The Real Alternative

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Since it was established back in 1993, Baseline Constructions Pty Ltd has never strayed from its vision: to offer clients a true alternative to traditional building methods. As one of Australia’s foremost construction companies, Baseline believes its unique designs and advanced building techniques save its clients not only time, but money.

“We do jobs that are very different from most builders,” says Nicholas Bettar, Managing Director and founder of Baseline. “Over the years, we’ve proven we’re a real alternative to your normal, everyday, conventional builders, because we do a lot of work off-site, where most builders won’t.”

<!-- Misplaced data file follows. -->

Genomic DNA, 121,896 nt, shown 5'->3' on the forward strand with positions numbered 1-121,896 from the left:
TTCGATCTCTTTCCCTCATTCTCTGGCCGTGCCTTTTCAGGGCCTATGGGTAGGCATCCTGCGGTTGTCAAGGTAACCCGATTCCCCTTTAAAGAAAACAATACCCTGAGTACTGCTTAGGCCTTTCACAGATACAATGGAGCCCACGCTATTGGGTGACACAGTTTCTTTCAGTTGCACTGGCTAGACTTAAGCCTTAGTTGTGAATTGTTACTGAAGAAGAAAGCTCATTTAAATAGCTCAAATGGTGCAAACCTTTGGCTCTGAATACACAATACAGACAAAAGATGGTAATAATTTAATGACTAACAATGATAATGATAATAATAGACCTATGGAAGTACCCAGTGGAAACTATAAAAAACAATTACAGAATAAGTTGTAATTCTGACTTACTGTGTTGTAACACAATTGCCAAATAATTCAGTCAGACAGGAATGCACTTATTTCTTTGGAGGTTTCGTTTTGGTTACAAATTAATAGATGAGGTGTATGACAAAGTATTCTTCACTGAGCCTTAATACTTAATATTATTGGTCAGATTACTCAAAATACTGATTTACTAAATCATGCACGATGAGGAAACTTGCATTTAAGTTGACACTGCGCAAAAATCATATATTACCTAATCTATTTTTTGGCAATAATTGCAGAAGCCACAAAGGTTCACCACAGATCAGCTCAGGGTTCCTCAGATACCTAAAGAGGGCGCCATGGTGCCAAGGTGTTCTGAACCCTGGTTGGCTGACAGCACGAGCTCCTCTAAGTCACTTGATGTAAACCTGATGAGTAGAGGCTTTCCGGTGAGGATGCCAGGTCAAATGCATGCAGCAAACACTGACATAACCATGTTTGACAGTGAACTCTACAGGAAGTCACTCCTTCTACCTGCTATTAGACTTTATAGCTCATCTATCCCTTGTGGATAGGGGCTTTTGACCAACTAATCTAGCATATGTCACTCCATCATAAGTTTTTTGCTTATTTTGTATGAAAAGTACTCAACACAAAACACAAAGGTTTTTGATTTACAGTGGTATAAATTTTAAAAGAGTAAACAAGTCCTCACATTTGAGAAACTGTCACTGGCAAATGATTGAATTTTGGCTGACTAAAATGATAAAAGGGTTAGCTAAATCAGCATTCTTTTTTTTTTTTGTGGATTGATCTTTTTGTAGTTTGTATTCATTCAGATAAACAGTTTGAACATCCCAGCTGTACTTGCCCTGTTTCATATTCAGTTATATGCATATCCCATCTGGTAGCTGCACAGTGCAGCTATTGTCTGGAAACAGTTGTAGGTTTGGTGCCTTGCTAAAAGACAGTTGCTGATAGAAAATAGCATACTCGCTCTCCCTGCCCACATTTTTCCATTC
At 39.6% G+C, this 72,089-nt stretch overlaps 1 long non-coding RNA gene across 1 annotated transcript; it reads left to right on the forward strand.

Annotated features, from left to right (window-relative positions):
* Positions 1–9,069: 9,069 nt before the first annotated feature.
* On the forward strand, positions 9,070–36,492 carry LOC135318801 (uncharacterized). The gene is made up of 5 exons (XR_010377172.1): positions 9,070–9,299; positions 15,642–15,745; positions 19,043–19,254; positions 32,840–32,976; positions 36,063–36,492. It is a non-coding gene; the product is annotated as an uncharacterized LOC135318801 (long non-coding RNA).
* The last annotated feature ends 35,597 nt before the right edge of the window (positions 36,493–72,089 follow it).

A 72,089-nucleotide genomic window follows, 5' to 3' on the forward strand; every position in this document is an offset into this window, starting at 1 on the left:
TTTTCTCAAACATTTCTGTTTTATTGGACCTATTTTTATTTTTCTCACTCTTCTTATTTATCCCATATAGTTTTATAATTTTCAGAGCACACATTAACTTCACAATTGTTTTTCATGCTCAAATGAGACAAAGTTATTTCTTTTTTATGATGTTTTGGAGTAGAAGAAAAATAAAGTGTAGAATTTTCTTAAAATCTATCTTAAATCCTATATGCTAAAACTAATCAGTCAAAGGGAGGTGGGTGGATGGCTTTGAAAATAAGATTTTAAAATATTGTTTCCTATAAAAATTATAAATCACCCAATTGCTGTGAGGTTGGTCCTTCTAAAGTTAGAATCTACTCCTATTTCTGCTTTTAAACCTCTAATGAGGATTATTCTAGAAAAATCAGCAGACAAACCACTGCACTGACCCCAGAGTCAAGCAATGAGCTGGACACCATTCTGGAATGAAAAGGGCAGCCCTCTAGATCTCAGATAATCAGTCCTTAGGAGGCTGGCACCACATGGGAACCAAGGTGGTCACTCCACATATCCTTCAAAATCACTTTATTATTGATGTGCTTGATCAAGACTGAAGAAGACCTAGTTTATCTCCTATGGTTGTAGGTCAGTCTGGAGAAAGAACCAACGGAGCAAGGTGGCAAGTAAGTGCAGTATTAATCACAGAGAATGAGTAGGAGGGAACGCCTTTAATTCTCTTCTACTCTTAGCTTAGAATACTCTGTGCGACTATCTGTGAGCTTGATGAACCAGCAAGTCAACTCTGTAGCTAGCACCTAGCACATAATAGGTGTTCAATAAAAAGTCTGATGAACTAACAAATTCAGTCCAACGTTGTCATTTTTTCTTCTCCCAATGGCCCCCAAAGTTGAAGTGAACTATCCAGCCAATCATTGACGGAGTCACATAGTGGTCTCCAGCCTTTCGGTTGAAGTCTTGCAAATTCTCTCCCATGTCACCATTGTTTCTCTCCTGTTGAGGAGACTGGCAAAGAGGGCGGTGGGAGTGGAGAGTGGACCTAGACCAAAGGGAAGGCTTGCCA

Recognised across the industry for its innovative work – especially the use of the latest modular construction techniques – Baseline has built a solid reputation for its construction projects, offering a wide range of products and services to clients in the areas of residential, commercial, industrial, and hospitality. “We will also target within those four areas what works best for us,” says Bettar, adding that while the company will work in hospitality, they won’t do clubs, for example, since there are numerous other companies specializing in that field.

Often building with pre-cast concrete, Baseline is able to offer clients creative, cost-effective and solidly-built alternatives for projects of any size, backed up by professional project management teams determined to get the job planned properly, managed, and delivered on time and often under budget. The savings can be significant, says Bettar; one recent $100 million project completed by Baseline was $12 million less than a competing estimate for the job. “We are cheaper than the competition because we offer a real alternative to design and construction.”